Iranian president Ebrahim Raisi has withdrawn from a planned interview with CNN’s anchor Christiane Amanpour at the United Nations General Assembly in New York on Wednesday after she resisted an ultimatum to wear an afghan.
A little over 40 minutes later, the interview was set to begin and due to Raisi being behind, an aide informed Amanpour that President Obama had suggested wearing the head scarf. Amanpour claimed she “politely declined.”
Amanpour was born in the Iranian capital Tehran and is a proficient Farsi speaker, revealed the head-covering she puts on when covering stories in Iran to conform to local customs and laws, “otherwise you couldn’t operate as a journalist.” She also said that she wouldn’t cover her head for interviews with Iranian officials outside of a country where it’s not permitted.
“Here in New York, or anywhere else outside of Iran, I have never been asked by any Iranian president – and I have interviewed every single one of them since 1995 – either inside or outside of Iran, never been asked to wear a head scarf,” she told the CNN’s “New Day” program Thursday.
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“I very politely declined on behalf of myself and CNN, and female journalists everywhere because it is not a requirement.”
Iranian law requires ladies to cover their head cover and loose-fitting attire during public appearances. This rule has been in force in Iran since 1979. Islamic Revolution, and it is mandatory for all women within the country, including visitors, political figures and journalists.
Amanpour claimed that Raisi’s aide had made it clear that the interview, which was one of the Iranian president’s first appearances on American ground – could not occur if she did not wear an afghan. The aide described the issue in terms of “a matter of respect,” considering that it’s the holy month that are Muharram and Safar, and also referred to “the situation in Iran,” referring to the protests taking over throughout the nation, Amanpour said.
The anti-government protests broke out throughout Iran this week following the death of 22-year-old Mahsa Amini during his detention after being detained by the morality police of Iran for allegedly breaking the law with regard to head scarfs.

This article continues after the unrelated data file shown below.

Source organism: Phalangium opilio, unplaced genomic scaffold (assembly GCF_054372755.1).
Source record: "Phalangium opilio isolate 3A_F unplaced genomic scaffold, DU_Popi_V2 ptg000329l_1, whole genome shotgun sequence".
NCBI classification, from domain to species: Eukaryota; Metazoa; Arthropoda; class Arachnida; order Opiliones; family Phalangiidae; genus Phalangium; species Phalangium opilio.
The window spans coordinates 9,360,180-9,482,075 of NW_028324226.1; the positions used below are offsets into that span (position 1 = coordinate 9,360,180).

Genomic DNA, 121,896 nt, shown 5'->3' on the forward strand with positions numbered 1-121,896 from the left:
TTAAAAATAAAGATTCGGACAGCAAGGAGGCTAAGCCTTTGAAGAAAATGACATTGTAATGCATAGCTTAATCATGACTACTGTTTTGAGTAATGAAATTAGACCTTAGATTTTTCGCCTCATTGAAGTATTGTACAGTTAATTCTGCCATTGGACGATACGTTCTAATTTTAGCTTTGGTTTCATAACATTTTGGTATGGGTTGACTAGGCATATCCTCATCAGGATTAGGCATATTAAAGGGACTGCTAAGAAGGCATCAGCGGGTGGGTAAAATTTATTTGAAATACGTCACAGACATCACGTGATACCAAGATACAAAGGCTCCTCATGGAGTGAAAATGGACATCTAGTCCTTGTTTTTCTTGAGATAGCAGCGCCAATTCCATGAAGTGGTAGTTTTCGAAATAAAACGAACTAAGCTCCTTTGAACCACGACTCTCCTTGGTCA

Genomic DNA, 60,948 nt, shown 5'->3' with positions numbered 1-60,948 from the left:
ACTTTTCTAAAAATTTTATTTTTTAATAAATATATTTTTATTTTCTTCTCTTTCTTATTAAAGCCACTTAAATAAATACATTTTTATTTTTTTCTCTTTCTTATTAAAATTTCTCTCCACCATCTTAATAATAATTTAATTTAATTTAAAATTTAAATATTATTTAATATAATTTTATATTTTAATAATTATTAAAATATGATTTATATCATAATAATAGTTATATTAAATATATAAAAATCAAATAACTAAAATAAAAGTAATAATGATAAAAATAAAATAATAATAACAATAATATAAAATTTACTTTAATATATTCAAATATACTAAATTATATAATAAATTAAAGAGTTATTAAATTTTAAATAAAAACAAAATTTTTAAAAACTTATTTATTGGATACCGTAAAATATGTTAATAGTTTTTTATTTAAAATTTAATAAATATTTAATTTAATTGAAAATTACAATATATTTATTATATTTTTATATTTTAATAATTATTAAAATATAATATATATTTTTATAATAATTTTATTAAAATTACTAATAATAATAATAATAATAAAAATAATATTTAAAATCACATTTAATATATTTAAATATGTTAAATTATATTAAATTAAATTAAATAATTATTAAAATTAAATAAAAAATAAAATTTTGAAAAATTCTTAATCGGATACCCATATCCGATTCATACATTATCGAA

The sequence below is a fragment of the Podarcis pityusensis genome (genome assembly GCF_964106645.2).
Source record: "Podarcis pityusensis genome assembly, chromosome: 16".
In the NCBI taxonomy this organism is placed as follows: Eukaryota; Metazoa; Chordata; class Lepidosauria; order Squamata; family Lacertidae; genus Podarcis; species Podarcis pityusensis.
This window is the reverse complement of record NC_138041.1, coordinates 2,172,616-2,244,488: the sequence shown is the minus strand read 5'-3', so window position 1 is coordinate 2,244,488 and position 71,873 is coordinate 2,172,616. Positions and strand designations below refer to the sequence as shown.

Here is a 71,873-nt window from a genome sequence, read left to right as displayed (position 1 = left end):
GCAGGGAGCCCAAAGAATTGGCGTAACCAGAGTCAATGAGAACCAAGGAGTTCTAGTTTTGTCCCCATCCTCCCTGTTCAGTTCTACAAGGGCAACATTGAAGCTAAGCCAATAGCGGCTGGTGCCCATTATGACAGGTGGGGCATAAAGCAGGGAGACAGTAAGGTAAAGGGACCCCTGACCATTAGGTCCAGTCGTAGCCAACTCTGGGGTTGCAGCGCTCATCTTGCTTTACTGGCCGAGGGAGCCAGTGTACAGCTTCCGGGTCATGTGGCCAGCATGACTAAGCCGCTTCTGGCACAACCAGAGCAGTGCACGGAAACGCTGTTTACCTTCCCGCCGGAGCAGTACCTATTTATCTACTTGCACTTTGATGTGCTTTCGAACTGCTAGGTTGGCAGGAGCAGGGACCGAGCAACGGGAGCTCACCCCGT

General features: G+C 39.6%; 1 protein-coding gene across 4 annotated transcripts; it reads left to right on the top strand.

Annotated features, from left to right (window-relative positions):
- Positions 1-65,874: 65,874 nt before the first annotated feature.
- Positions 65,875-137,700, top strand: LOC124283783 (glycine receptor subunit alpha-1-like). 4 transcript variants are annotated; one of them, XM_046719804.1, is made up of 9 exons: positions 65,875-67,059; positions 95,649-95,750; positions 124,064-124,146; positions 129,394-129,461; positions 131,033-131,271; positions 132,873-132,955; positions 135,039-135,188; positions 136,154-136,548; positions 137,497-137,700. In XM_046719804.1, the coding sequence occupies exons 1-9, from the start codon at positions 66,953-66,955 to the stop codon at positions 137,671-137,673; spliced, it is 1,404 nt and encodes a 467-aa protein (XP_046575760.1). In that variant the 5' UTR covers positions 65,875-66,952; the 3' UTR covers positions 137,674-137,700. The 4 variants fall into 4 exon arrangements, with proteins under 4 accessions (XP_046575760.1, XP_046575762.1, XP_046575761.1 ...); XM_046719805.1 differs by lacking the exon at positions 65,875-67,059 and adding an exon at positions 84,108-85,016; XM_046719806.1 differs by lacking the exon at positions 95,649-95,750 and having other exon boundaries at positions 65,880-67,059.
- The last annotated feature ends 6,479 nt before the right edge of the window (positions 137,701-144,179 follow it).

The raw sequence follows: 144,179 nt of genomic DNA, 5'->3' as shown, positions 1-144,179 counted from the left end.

Many individuals are taking to the streets and some women have cut their hair and burned their hijabs to protest against the law. Human rights groups have revealed that at least eight people were killed during the protests that were confronted with a scathing police crackdown as per video footage and witnesses posted via social networks.
The protests are the largest-scale demonstrations of disobedience to the rule of the Islamic Republic and has grown more severe since the establishment of the hard-lined government of Raisi in the year. In the aftermath of eight years of the moderate government, Iran elected Raisi, an ultra-conservative chief of the judiciary whose opinions are in line with the opinions of the country’s influential clergy and the Supreme Chief Ayatollah Ali Khamenei.
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In Iran it is believed that the scarf worn on one’s head can be a powerful symbol of a string of personal rules enforced by the country’s clerical authorities who decide what people are allowed to wear, watch, and perform. In the past 10 years, protests have erupted since a lot of Iranians have become angry about these restrictions.
The death of Amini has led to an outpouring of anger that has been simmering for years over the restrictions placed on the freedoms of individuals. Reports and surveys in recent times have shown that an increase of Iranians is not convinced that the hijab, also known as a scarf for the head, should be obligatory.
Iranian officials have said Amini passed away due to a “heart attack” and falling into a coma. However, her family has said there was no heart disease, as per Emtedad news which is an Iranian conservative media outlet. There is a lot of doubt about the official claim of her death has been a major factor in the public outcry.
The footage, which was published by Iran’s state media revealed Mahsa Amini collapsed in the “re-education” center where she was taken by morality police to get “guidance” on her attire.
Amanpour had planned to question Raisi about the death of Amini and the protests and also the nuclear agreement and Iran’s support in support of Russia in Ukraine however, she stated that she was forced to leave.
“As protests continue in Iran and people are being killed, it would have been an important moment to speak with President Raisi,” she wrote in a tweet.